Science with Shields – Episode #6: Green Pennies


ALTOONA, Pa. (WTAJ) — In this episode of Science with Shields, Christy Shields shows you how to clean your pennies and also turn them green.

What you need:

  • Dirty pennies (before 1982)
  • White vinegar
  • Table salt
  • Paper towels or cotton pads
  • Small bowl
  • Saran Wrap
  • Container with lid


Part 1

First, you want to sprinkle table salt into a bowl to cover the bottom of the bowl. Next, pour the white vinegar into the bowl. About 1/4 cup should work. You’ll want to then drop your pennies into the mixture for about a minute. Tada! They are shiny! Rinse them with water.

Part 2

To start, you’ll want to wet a cotton pad or paper towel with vinegar. Next, stick the cotton pad into the container with the lid. Put a cleaned penny in and close the lid. You’ll then want to take another paper towel and dip a penny in the vinegar mixture and mark it with a V for vinegar. Take a rinsed penny on a different paper towel and mark it with an R for rinsed. You’ll then want to observe the pennies over 8 hours or overnight. Take a before and after photo to compare the difference!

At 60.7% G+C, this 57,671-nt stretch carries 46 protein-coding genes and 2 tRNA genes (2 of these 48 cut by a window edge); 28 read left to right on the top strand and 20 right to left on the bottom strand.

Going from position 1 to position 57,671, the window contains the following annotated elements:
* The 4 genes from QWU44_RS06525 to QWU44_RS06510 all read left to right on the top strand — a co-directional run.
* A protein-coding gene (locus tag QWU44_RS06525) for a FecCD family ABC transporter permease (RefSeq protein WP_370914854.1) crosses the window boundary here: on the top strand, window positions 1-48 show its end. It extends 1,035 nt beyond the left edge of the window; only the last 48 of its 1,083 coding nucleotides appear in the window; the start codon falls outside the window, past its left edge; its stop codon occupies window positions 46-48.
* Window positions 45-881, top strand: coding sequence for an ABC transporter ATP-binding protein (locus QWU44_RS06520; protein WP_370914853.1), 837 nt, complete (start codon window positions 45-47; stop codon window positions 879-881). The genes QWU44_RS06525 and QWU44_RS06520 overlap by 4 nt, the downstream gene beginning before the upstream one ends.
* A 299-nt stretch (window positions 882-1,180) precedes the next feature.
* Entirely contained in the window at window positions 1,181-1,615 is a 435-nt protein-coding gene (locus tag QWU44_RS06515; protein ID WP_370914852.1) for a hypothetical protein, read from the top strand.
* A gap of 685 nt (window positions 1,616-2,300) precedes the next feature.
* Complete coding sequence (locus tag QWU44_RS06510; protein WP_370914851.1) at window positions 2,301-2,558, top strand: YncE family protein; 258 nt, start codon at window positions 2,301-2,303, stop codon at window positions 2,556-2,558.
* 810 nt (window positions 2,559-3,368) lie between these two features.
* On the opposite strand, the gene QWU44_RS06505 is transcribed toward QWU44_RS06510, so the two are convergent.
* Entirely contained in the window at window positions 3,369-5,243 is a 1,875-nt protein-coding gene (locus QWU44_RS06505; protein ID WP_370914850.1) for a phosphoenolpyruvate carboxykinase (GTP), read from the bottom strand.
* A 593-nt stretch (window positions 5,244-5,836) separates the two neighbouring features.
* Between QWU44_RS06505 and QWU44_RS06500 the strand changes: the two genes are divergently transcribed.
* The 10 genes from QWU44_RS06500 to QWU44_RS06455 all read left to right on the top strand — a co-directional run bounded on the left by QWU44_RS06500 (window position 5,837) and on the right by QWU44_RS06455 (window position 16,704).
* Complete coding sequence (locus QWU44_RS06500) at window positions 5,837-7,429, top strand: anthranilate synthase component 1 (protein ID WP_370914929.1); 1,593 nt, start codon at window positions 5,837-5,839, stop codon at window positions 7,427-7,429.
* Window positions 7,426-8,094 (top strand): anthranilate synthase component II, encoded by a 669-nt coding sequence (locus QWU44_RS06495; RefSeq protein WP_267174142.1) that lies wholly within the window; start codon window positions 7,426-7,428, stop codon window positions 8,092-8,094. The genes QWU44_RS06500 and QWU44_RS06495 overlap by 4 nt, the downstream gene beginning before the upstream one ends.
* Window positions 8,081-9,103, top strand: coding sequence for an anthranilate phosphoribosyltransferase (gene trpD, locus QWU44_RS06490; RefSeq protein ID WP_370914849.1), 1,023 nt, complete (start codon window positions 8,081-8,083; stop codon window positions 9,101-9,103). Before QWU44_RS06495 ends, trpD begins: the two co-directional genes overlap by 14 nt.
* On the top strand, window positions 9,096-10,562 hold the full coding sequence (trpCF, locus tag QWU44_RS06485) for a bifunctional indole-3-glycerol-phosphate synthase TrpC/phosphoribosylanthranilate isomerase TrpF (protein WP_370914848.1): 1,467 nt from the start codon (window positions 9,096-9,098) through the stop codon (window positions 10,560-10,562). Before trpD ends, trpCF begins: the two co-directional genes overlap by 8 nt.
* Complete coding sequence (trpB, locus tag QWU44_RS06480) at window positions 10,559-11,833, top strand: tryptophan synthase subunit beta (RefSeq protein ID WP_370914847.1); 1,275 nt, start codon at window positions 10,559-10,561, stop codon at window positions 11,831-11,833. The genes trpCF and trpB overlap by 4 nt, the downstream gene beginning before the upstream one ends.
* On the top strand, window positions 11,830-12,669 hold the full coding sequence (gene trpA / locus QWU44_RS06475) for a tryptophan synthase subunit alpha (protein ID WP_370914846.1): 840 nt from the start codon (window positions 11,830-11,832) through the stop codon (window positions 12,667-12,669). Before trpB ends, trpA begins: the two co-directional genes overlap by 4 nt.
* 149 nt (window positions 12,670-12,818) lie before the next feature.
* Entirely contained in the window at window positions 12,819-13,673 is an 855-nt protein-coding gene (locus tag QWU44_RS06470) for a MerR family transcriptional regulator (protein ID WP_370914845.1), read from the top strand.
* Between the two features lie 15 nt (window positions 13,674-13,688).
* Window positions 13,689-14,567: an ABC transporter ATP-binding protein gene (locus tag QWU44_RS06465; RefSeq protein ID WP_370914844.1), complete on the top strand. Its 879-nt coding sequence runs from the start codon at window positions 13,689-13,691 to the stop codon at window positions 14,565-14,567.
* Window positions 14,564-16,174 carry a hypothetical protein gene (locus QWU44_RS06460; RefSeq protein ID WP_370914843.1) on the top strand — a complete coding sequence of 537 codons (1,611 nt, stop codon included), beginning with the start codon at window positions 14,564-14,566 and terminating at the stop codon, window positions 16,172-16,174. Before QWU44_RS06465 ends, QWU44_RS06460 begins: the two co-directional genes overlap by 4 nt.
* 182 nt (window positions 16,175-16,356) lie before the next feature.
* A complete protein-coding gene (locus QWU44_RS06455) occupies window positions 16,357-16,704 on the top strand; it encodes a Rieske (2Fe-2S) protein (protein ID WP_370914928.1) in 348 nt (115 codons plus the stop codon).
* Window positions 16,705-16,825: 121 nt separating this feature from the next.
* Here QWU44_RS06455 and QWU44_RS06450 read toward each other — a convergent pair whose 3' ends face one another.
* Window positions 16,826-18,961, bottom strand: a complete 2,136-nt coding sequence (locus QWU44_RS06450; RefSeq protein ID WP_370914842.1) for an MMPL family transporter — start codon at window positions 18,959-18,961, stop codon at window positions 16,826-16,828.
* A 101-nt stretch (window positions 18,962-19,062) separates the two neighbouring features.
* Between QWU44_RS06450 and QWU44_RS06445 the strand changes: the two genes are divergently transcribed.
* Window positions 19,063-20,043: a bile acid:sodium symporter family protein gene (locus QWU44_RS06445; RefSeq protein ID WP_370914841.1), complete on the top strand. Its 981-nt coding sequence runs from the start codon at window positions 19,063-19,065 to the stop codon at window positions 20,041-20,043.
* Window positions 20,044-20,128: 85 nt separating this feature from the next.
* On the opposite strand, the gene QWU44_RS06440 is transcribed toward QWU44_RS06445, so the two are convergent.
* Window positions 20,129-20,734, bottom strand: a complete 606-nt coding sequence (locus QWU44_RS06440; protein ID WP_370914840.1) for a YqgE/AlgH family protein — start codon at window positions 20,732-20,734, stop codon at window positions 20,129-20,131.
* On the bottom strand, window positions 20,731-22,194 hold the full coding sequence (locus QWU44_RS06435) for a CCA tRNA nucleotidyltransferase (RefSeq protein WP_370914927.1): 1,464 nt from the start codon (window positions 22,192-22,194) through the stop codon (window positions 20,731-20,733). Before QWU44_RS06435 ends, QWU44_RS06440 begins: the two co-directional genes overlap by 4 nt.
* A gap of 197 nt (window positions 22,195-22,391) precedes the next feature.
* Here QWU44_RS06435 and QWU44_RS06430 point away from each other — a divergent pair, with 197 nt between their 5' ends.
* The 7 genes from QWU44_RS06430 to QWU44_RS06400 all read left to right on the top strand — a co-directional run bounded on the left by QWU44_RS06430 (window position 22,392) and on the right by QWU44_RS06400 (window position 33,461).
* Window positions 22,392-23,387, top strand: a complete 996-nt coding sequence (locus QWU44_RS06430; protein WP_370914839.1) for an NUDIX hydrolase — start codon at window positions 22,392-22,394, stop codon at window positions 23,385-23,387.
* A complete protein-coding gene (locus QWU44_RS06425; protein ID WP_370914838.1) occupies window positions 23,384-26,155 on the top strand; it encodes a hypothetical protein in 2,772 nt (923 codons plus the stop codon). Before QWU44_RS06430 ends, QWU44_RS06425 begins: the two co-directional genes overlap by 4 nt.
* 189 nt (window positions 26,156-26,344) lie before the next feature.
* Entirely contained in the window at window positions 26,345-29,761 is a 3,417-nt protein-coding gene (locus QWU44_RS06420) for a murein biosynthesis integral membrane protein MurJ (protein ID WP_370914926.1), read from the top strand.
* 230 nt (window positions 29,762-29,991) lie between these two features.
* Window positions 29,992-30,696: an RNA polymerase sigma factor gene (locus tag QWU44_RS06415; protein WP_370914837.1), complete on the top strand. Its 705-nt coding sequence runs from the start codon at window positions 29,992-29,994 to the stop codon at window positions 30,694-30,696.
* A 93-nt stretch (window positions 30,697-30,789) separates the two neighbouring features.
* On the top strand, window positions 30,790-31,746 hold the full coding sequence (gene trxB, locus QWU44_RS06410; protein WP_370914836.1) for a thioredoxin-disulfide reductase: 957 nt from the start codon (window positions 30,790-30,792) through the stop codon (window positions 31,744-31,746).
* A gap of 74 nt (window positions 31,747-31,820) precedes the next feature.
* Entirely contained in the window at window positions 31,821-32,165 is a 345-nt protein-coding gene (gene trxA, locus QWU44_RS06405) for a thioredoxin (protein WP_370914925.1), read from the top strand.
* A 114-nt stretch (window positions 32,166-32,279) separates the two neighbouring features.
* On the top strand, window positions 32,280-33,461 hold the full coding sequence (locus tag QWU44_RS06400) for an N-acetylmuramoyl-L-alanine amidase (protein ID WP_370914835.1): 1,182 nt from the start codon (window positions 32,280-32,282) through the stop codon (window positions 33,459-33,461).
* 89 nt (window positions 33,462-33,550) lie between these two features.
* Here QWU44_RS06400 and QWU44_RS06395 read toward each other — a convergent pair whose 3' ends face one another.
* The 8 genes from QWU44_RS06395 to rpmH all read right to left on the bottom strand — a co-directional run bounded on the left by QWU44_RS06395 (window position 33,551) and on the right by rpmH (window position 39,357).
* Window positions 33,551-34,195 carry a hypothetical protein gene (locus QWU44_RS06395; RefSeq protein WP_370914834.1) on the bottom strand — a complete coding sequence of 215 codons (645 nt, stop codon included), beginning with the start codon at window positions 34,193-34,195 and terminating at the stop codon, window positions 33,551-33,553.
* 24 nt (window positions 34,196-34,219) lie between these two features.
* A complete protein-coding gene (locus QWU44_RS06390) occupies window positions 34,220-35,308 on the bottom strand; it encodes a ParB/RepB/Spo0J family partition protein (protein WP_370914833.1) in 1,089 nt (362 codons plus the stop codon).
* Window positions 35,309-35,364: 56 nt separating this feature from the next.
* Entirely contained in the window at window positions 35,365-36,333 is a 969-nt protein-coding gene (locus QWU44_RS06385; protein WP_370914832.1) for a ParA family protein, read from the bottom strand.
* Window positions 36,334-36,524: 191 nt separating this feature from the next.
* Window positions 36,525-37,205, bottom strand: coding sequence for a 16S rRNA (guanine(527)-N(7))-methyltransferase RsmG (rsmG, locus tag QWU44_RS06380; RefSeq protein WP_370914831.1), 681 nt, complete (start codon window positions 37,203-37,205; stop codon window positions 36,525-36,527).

Pennies are made of copper, so when copper interacts with oxygen, it creates Copper Oxide. The penny looks dull because over time, it was covered with copper oxide.

Salt and vinegar are acids, so is lemon or orange juice. Copper oxide will diminish when put in an acid.

Un-rinsed pennies will turn a blue-green hue. This is due to the layer being dissolved, which makes it easier for copper and oxygen to interact quicker. You add in the chlorine from the salt, and you create malachite. Malachite is a mineral.

Tune in on Tuesday’s at 10:30 a.m. for more Science with Shields experiments you can try at home.

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